In answer to the question, "How was the convention?" my answer must be: Of the nine Worldcons I've been to this was the worst. Of the nine Worldcons and twelve Boskones this is still probably the worst.
What was wrong? Well, the main problem was that the Con Committee had no idea what was going on most of the time. I went to the information table at least a dozen times with questions (like "What room is such-and-such a presentation in?" or "Which version of Dr. Jekyll and Mr. Hyde are you showing?") and was never, repeat, never, able to get an answer. (The response to the Jekyll & Hyde question was "I don't know; how many versions are there?") There were tickets available (apparently at some out-of-the-way table) for a preview of Brainstorm, but there were no signs or even items in the newsletter. By the time the studio slide show on Brainstorm was presented, all the tickets were gone. It's normal for events to start somewhat late, but the masquerade was supposed to start at 8PM and we didn't see the first costume until 9:05PM and the first run-through lasted until after 11:30; most people didn't stay to see who won the awards.
The art show was not up to previous Worldcons. As far as the film program went, they concentrated on the Hugo nominees and a double feature of Star Wars/The Empire Strikes Back, with very little else. The best film they had was Devil's Bride, an excellent and extremely rare film. 1) It was opposite the Hugos, and 2) they started it early!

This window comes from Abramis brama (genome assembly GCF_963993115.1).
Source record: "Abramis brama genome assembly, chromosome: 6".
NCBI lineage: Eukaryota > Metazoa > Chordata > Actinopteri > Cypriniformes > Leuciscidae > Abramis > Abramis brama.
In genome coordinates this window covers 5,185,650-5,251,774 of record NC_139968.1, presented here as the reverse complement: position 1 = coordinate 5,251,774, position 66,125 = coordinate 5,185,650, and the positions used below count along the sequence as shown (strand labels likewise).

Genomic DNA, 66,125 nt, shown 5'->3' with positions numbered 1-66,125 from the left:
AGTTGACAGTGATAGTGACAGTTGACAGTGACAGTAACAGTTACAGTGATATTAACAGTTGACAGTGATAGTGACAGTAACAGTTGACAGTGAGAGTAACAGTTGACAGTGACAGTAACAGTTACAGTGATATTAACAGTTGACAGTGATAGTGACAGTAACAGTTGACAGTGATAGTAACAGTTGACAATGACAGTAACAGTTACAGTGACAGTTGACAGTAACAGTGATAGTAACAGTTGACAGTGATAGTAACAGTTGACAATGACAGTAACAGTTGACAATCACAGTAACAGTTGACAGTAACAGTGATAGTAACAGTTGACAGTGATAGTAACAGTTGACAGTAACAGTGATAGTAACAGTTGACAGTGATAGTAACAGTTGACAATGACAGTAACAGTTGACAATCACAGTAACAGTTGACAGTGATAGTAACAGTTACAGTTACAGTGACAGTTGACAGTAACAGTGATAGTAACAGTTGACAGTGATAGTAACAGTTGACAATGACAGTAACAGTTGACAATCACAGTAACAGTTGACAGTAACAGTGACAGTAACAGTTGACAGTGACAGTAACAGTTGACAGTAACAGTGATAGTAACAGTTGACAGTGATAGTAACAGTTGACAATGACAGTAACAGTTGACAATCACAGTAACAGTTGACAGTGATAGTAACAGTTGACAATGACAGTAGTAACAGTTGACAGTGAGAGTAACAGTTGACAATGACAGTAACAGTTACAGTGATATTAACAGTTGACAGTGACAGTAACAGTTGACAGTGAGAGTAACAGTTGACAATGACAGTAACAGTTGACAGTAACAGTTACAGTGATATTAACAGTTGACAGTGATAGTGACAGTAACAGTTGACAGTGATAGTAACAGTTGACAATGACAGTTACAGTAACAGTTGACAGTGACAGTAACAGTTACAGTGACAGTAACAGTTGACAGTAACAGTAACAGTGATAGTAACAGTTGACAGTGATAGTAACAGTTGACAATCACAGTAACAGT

The good points were the hucksters' room, which had a fair selection of books, and the science/space programming. Chuck Yeager (who flew the X-1) and Gordon Cooper (one of the original Mercury astronauts) were there to help Warner Brothers promote the film The Right Stuff (about the early space program), and they were both very interesting. (By the way, I recommend the book The Right Stuff by Tom Wolfe.) There were also several other noted scientists and even a congressman to talk about the space program, etc. (We hope to get a fuller report on the science/space programming from our science correspondent.) The banquet (a crab-feast) was quite good also.
There were several presentations on upcoming films. The presentation on Dune is described elsewhere in this notice. The presentation on Brainstorm (mentioned earlier) was dull, with very slow-talking people describing in great detail the building of the models. Rick Baker, known for his ape make-up in many films, was there to talk about Greystoke, the "definitive" Tarzan movie from Warner Brothers. Gary Kurtz presented a very interesting show on his next film, Return to Oz (which will be based on Ozma of Oz), in which he showed several excerpts from some of the early (silent) Oz films. This is being done in conjunction with Walt Disney Studios. Jim Henson did a presentation a the new Muppet movie (The Muppets Take Manhattan). There was apparently a presentation on Nemo in Slumberland. (If anyone saw either the Muppets presentation or the Nemo one, could you send me a description please?) The Lucasfilm presentation on the making of Return of the Jedi was reportedly very dull, mostly film clips, etc., that had been shown many times before, and their show on the new Indiana Jones movie (Indiana Jones and the Temple of Doom) consisted of about a half dozen slides. The Lucasfilm fan presentation was obviously designed for members of the Star Wars fan club.
Melbourne won the bid for the 1985 Worldcon (they were the only ones running!), and Austin won the bid for the NASFIC (North American Science Fiction Interim Convention) of that year. (Los Angeles has it next year.) The Hugos are listed elsewhere in this notice. One comment on the Hugos: The "Media in 1982" panel unanimously agreed that "it was obvious" that E.T. would win the dramatic presentation Hugo. So much for experts!
Evelyn C. Leeper (email@example.com)
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